There was an afternoon during our visit to HTH when we were invited to experience the way in which the Project Based Learning approach uses its “critique protocol.” To do so, we were given pencils, paper, and a mirror, and instructed to create a self-portrait. I think it’s safe to say that within the exercise was a need to be vulnerable with each other. Most people got to work, but a small group headed for the doors and left. I can only surmise that these attendees were uncomfortable with the vulnerability required in such an assignment. As principals and teachers who are educated within a traditional professionalism, I understand the discomfort that could be felt in being vulnerable with each other, but I also know that we need to live within that discomfort in learning today.
More recently, I was invited to teach a small group at King’s College to paint. I arrived with the expectation that I would be leading university students, but to my delight, our small group also included a professor and the Dean of Students. While neither of these people in positions of authority had any art background (and I wouldn’t even say that their work was the most successful from our workshop) everyone was willing to fully participate and work together. I was deeply impressed by the willingness of educational leaders to humbly work alongside their students.
So what did I learn from these two experiences? I think at King’s College (and with most of the participants at HTH) I learned that the willingness to participate came when people felt supported and worthy in their roles, providing a foundation for vulnerability and trust. It is this sense of vulnerability that needs to be lived and taught in Christian schools today. This same willingness to be vulnerable is witnessed every day on edCommons when a teacher shares a lesson idea or a principal asks for help with a policy. The openness embodied in these online interactions strengthens our community and is healthy for the individual. (If you haven’t seen it yet, don’t miss the opportunity to check out Brené Brown’s TED Talk on the subject:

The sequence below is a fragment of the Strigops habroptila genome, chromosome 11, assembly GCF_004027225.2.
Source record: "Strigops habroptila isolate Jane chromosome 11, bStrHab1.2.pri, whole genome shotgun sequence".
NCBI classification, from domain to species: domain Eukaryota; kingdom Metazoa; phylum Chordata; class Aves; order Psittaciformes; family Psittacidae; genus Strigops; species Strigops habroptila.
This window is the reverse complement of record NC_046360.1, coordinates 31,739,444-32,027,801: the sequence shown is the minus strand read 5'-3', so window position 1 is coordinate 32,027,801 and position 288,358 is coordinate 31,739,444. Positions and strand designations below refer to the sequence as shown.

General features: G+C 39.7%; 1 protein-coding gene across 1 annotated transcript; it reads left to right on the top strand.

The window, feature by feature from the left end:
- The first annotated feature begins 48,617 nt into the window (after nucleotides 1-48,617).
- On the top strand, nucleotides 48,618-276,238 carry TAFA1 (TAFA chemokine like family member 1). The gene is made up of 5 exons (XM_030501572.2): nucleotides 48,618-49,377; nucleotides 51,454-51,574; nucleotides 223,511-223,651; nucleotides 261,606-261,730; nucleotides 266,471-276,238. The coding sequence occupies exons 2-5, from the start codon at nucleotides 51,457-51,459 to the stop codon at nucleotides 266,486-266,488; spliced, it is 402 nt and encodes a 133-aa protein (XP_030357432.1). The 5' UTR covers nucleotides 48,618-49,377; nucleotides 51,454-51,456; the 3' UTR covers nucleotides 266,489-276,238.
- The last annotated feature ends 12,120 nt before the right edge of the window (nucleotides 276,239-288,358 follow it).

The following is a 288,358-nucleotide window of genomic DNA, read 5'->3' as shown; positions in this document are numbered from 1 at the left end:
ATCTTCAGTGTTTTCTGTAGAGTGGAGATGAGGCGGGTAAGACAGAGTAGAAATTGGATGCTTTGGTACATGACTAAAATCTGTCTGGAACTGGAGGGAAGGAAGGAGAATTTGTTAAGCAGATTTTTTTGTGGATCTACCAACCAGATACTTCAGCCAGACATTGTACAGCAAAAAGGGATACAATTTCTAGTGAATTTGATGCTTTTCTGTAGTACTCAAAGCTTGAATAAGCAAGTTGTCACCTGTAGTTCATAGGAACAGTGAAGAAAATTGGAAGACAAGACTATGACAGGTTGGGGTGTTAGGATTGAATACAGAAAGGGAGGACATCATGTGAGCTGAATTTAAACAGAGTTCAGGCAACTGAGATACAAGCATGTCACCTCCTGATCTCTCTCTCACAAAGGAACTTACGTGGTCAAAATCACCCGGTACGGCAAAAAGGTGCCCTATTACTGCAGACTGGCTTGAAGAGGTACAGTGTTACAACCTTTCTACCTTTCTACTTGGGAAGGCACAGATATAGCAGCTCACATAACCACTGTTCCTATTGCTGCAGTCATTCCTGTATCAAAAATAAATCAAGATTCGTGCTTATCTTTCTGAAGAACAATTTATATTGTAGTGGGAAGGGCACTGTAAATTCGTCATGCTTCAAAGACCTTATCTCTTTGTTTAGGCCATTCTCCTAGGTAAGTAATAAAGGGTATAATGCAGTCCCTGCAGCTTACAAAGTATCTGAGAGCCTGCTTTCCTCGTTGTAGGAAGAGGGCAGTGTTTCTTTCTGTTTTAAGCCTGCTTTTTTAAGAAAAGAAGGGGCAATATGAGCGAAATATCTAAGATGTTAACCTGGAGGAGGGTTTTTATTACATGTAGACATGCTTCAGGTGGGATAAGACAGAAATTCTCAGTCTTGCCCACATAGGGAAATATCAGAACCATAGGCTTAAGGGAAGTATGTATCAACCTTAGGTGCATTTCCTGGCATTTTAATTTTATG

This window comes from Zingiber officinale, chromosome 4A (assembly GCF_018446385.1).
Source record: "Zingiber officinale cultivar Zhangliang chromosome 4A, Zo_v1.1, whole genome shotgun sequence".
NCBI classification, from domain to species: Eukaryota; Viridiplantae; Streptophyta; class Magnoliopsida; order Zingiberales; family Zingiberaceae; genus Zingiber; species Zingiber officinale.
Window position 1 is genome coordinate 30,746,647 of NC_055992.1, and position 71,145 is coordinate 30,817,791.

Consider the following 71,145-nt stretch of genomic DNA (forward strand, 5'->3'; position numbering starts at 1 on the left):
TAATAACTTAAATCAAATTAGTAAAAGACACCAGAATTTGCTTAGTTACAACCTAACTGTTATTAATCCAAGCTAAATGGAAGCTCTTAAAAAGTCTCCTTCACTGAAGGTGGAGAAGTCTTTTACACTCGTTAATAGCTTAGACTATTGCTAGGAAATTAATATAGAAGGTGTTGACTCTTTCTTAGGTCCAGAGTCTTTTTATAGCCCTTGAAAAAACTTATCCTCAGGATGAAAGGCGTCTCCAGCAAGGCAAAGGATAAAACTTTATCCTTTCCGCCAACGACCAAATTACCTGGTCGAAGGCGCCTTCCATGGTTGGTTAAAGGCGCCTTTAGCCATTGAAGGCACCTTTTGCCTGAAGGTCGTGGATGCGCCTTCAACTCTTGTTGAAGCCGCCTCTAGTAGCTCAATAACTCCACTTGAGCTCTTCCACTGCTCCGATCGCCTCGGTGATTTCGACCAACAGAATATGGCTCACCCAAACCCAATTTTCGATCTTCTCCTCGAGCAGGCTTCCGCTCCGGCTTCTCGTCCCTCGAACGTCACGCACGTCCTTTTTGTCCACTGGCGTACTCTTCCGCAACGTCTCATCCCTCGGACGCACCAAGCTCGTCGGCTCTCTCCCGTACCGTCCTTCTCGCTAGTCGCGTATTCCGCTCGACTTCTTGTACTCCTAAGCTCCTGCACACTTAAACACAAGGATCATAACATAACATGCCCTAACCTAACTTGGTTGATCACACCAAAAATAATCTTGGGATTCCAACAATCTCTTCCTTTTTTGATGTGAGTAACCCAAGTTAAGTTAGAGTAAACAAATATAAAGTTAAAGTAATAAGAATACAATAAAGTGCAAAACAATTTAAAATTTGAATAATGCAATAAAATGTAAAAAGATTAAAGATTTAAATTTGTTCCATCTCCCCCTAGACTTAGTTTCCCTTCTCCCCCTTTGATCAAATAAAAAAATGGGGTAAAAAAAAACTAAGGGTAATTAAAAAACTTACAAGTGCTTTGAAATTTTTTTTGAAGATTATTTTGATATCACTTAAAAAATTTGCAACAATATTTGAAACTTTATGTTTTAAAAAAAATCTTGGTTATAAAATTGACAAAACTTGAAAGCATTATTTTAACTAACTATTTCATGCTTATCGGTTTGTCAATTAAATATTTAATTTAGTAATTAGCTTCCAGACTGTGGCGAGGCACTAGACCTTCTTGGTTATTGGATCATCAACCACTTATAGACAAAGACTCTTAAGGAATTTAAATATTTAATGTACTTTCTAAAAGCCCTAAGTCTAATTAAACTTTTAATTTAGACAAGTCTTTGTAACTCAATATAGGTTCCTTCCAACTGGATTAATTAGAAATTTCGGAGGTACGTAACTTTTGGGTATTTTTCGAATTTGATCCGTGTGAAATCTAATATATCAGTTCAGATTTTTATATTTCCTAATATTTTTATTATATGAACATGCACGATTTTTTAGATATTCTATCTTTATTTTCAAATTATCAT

Finally, one of the most recent developments on edCommons that I’d like to highlight is our Teacher Gallery. It’s here that we’re playing with what creativity looks like today.
You’ve probably noticed that the term “creativity” is being applied to just about everything these days, but my own use of the word is based in my work as an artist. In striving to be creative in my art practice, there’s an approach to doing something that I use: do it 99 times the wrong way so that the 100th time will be amazing. My creative life is based in seeing value in the process, wrestling with drafts of things that don’t work, and playfully engaging in ideas that might be called stupid, ignorant, and even nonsensical.
The value of such an approach in learning is witnessed in the work coming out of EL (Expeditionary Learning) Education, where it is commonplace for students to create multiple “drafts” when drawing a butterfly, for example. While it’s obvious that early attempts have lots of mistakes, each successive draft shows where learning takes place, culminating in beautiful final work.
EdCommons now has a special area for sharing the ideas that teachers are working on. Many of these are the result of multiple years of trying to create a new lesson or project, and our hope is that each thing that is shared will inspire others to play as well.
This is another big change I see ahead —getting it wrong the first time is no longer an obstacle within the easy changeability of digital content. And, like all these deep changes, it effects our day to day life too. At my home in the evenings, our typical conversation around the dinner table recounts the day’s events. I love hearing the way my children of different ages recount a story and what is significant to them. But, when we talk about the meaningful or praiseworthy events of the day, the only possible candidates are our mistakes. Whether it means we now have the chance to do better next time, we tried something too big that didn’t work out, or we can just have a chance to laugh at something stupid, I know this approach is the basis of being creative.
As this part of edCommons continues to develop, I have a secret hope that our Teacher Gallery might someday become our community’s unofficial S.I.N. fridge—a space where ideas that are a little Stupid, Ignorant, or Nonsensical can be tested and put to good use. One of my all-time favourite presentations playfully talks about the connection between such spaces and creativity. In 2014, Dimitris Grammenos gave a presentation at the Ontario Librarian Association entitled, “Abba-Dabba-Ooga-Booga_Hoojee-Goojee-Yabba-Dabba-Doo”, which is just as playful as it sounds, and can be watched in an English version here:
I think that such creativity offers us an example that we need to pay attention to on edCommons, in Christian schooling, and in our lives.
As a space where professionals in Christian education can work together, edCommons embodies many burgeoning opportunities that are opening up online for communities. I hope it continues to be a valuable service offered by OACS, and as edCommons celebrates it’s fifth year of supporting Christian education, I look forward to exploring future collaboration, vulnerability, and creativity with you.